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J Affect Disord. 2017 Mar 1;210:189-195. doi: 10.1016/j.jad.2016.12.040. Epub 2016 Dec 27.

International development and psychometric properties of the Child and Adolescent Trauma Screen (CATS).

Author information

1
University of Ulm, Clinic for Child and Adolescent Psychiatry/Psychotherapy, Germany. Electronic address: cedric.sachser@uniklinik-ulm.de.
2
Harborview Center for Sexual Assault and Traumatic Stress, Seattle, United States. Electronic address: lucyb@u.washington.edu.
3
Norwegian Center for Violence and Traumatic Stress Studies, Oslo, Norway; Mental & Physical health, Norwegian Institute of Public Health. Electronic address: tonje.holt@nkvts.no.
4
Norwegian Center for Violence and Traumatic Stress Studies, Oslo, Norway; University of Oslo, Department of Psychology, United States. Electronic address: tine.jensen@psykologi.uio.no.
5
Harborview Center for Sexual Assault and Traumatic Stress, Seattle, United States. Electronic address: jungbn@uw.edu.
6
Center on Child Abuse and Neglect, University of Oklahoma Health Sciences Center, USA. Electronic address: Elizabeth-Risch@ouhsc.edu.
7
Catholic University of Eichstätt-Ingolstadt, Department of Psychology, Eichstätt, Germany. Electronic address: rita.rosner@ku.de.
8
University of Ulm, Clinic for Child and Adolescent Psychiatry/Psychotherapy, Germany. Electronic address: lutz.goldbeck@uniklinik-ulm.de.

Abstract

BACKGROUND:

Systematic screening is a powerful means by which children and adolescents with posttraumatic stress symptoms (PTSS) can be detected. Reliable and valid measures based on current diagnostic criteria are needed.

AIM:

To investigate the internal consistency and construct validity of the Child and Adolescent Trauma Screen (CATS) in three samples of trauma-exposed children in the US (self-reports: n=249; caregiver reports: n=267; pre-school n=190), in Germany (self-reports: n=117; caregiver reports: n=95) and in Norway (self-reports: n=109; caregiver reports: n=62).

METHOD:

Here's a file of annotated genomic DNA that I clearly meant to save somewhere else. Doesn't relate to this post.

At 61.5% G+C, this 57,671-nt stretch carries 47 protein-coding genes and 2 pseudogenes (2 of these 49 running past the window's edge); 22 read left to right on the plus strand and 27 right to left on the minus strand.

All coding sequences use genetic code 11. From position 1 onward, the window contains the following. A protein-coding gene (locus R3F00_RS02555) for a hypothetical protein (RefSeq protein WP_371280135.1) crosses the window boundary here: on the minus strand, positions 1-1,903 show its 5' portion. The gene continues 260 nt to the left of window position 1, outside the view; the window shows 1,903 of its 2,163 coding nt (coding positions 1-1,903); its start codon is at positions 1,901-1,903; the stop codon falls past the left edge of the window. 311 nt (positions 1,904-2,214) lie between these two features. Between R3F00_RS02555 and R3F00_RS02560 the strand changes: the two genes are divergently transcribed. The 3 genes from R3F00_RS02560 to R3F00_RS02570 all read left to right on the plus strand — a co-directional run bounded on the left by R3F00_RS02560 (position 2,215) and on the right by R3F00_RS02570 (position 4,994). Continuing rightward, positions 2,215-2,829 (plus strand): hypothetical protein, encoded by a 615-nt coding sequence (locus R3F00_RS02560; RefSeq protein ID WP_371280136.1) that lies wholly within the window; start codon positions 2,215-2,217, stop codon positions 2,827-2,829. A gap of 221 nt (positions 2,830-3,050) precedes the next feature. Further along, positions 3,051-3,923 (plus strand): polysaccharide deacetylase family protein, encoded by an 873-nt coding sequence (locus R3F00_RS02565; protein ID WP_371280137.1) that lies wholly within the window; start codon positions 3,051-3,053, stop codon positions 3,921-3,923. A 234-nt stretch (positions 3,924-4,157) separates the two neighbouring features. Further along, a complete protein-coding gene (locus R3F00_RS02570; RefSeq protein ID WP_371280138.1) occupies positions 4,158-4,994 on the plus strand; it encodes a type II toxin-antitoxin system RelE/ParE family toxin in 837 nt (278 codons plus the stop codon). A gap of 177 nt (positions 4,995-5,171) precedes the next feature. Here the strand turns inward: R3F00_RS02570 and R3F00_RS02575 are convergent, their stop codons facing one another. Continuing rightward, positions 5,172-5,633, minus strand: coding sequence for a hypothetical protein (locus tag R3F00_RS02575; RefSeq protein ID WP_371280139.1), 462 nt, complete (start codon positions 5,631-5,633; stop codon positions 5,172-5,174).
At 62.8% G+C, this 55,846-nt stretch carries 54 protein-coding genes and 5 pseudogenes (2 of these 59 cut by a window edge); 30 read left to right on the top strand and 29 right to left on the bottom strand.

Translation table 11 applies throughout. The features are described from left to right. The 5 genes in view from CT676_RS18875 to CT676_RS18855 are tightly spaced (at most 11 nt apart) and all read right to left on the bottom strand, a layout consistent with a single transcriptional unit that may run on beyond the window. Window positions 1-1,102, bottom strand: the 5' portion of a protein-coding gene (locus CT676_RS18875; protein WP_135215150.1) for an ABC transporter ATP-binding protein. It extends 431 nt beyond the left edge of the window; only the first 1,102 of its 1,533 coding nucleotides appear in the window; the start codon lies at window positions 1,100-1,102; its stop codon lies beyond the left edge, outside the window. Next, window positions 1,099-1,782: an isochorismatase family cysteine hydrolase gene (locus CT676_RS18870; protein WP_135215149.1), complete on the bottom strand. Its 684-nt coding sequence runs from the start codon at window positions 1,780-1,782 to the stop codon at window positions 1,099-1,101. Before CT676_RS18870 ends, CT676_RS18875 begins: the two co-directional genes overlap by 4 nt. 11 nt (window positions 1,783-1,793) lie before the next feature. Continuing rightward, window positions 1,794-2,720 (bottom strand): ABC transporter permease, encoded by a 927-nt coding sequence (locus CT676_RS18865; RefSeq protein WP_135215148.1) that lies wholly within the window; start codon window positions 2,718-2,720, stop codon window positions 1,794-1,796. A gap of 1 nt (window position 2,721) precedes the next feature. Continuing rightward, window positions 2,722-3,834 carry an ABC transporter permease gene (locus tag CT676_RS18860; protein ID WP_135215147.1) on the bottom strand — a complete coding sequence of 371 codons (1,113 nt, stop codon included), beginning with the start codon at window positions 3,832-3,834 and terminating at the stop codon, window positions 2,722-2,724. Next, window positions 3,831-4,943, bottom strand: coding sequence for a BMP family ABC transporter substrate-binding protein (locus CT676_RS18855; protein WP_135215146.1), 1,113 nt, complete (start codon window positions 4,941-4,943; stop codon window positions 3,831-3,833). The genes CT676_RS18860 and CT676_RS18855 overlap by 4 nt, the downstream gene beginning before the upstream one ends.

Internal consistency was calculated using Cronbach's α. Convergent-discriminant validity was investigated using bivariate correlation coefficients with measures of depression, anxiety and externalizing symptoms. CFA was used to investigate the DSM-5 factor structure.

RESULTS:

In all three language samples the 20 item symptom score of the self-report and the caregiver report proved good to excellent reliability with α ranging between .88 and .94. The convergent-discriminant validity pattern showed medium to strong correlations with measures of depression (r =.62-.82) and anxiety (r =.40-.77) and low to medium correlations with externalizing symptoms (r =-.15-.43) within informants in all language versions. Using CFA the underlying DSM-5 factor structure with four symptom clusters (re-experiencing, avoidance, negative alterations in mood and cognitions, hyperarousal) was supported (n =475 for self-report; n =424 for caregiver reports).

LIMITATIONS:

The external validation of the CATS with a DSM-5 based semi-structured clinical interview and corresponding determination of cut-points is pending.

CONCLUSION:

The CATS has satisfactory psychometric properties. Clinicians may consider the CATS as a screening tool and for symptom monitoring.

KEYWORDS:

Children and adolescents; PTSD; Questionnaire; Screening; Traumatic events

PMID:
28049104
DOI:
10.1016/j.jad.2016.12.040
[Indexed for MEDLINE]

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